Growing up, I was blessed to have some truly remarkable English teachers (note: I didn’t say professors as unfortunately I took exactly 0 English classes in college. I know, the rigors of pre-medical science can distort one into thinking that English classes, if not necessary to graduate thanks to previously accrued AP credits, should be the last thing on one’s to-do list). Luckily, despite my limited exposure to the humanities in college, I was fortunate to have some amazing mentors and teachers at the bookends of my life. Amidst all of their wisdom, one concept for improving one’s writing has emerged: the need to eliminate words with minimal significance or words entirely devoid of any real meaning. For someone like myself, who enjoys the rambling sentence and struggles to find brevity within the brambles of flowering ideas, I have needed to hear this over and over and over again. Less is more! Trim, eliminate and trim some more!
Now, simply telling someone to eliminate, minimize or discard useless language is only one part of the journey, for actually UNCOVERING WHAT NEEDS TRIMMING and REMOVAL takes much more practice, reflection and judicious inquiry.
Over the past year, as part of my personal journey of distillation and refinement, I have sought to ruthlessly remove distractions, negative energy and toxic substances that pose a threat to my flourishing and have attempted to surround myself with only the most nourishing foods, people and spaces.
Now, this is certainly much easier said than done, but the rewards of engaging in such a process are, you guessed it, quite rewarding, Without attachment to the outcome, however, I know full well that even if I leave my distraction of a phone at home during a “silent” wander in the woods, I may very well start to undesirably expect, think and obsess over the notifications, emails, and messages I am “receiving” even with the phone and the actual capacity to engage with it completely removed from my being. This concept of “invisible attentional burden or residue” will be for another post, but I do want to emphasize again the importance of non-attachment and engagement in the process for the sake of the process and not for the expected outcome.
So bringing this back to the main point of this post: I share with you perhaps my greatest realization of what needed swift removal from my being: the judgment and inconsequential value of the words “Good” and “Bad.” If you stop to think about it, you likely use these words quite often. To give you an idea of how often, I can personally share that over the course of one day last winter (yes, I tracked this) I used the words “Good” and “Bad” collectively in both spoken and written language over 50 times. 50 times!
Now in what context do we use these words most often? For starters, we use these words to provide a judgmental description, share a personal preference, encourage a choice or an avoidance, or impart some association of a benefit vs.harm to an object or process.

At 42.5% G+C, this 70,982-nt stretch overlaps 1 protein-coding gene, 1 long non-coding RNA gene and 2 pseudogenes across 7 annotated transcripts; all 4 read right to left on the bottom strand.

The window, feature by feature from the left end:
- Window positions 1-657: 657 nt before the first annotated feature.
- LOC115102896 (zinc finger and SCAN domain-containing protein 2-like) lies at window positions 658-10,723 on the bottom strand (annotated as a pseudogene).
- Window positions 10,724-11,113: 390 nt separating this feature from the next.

I could stop right here and begin an argument as to why we have no need for such words of judgment, bias, and preference at all if we wish to live engaged in the present process without attachment to objects or people, but for the sake of this article and its relevance to our modern society, I pose perhaps a more realistic proposition: If we can’t eliminate such words as “Good” and “Bad” from our vocabulary, can we at least use words that actually contribute to a meaningful description?
What the heck does “Good” really mean anyway? Or how about “Bad”? To me they keep company with other trivial filler words such as “very,” “um,” “uh,” and the unnecessary “and,” and have little to no intrinsic value. In some cases, they can even simplify and distort the true meaning of a concept, object or idea. “Bad” cholesterol anyone?
So now that we can start to see the relative uselessness of these words and even the potential harm they can cause when used inappropriately, we can begin to start asking and answering a more interesting question: What words can we use instead?
Replacing “Good” and “Bad” isn’t as simple or as straightforward as finding a new, replacement word. For example, simply using “Great” in all of the situations you were previously using “Good” does not really address the fundamental issue of using “Good” in the first place. Yes, unfortunately, the answer to finding our replacement language is not that easy.
BUT, if we start to pause, reflect and examine WHAT WE ARE REALLY TRYING TO SAY when we use the words “Good” and “Bad” you will begin to see that: YOU KNOW EXACTLY WHAT YOU WANT TO SAY (instead of “Good” and “Bad”), YOU JUST HAVEN’T GIVEN YOURSELF THE TIME OR PERMISSION TO ACTUALLY SAY IT.
As John Mayer most eloquently put it: “Say what you need to say!”
What did you actually “need to say” when you described blueberries as a “Good” food? Maybe it was nourishing, empowering, freeing, refreshing, or delightful. Or how about if you used “Bad?” Perhaps, it was actually tasteless, sour, bitter, or mushy.